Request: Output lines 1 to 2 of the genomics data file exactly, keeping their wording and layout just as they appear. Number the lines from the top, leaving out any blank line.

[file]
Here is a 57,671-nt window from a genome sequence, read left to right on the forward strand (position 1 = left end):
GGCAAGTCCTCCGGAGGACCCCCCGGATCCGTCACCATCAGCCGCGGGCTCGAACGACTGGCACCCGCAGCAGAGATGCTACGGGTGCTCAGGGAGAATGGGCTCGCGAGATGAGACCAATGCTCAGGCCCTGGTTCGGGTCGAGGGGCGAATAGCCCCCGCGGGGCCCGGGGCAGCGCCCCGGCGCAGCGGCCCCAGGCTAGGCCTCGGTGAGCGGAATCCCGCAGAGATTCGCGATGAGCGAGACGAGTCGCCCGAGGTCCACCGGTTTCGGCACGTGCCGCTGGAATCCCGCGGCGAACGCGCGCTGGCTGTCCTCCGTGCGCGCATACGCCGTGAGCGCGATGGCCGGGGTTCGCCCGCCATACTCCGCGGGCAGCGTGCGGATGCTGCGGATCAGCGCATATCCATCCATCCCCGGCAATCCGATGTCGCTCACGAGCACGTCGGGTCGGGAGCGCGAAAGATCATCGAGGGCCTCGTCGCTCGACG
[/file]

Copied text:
Here is a 57,671-nt window from a genome sequence, read left to right on the forward strand (position 1 = left end):
GGCAAGTCCTCCGGAGGACCCCCCGGATCCGTCACCATCAGCCGCGGGCTCGAACGACTGGCACCCGCAGCAGAGATGCTACGGGTGCTCAGGGAGAATGGGCTCGCGAGATGAGACCAATGCTCAGGCCCTGGTTCGGGTCGAGGGGCGAATAGCCCCCGCGGGGCCCGGGGCAGCGCCCCGGCGCAGCGGCCCCAGGCTAGGCCTCGGTGAGCGGAATCCCGCAGAGATTCGCGATGAGCGAGACGAGTCGCCCGAGGTCCACCGGTTTCGGCACGTGCCGCTGGAATCCCGCGGCGAACGCGCGCTGGCTGTCCTCCGTGCGCGCATACGCCGTGAGCGCGATGGCCGGGGTTCGCCCGCCATACTCCGCGGGCAGCGTGCGGATGCTGCGGATCAGCGCATATCCATCCATCCCCGGCAATCCGATGTCGCTCACGAGCACGTCGGGTCGGGAGCGCGAAAGATCATCGAGGGCCTCGTCGCTCGACG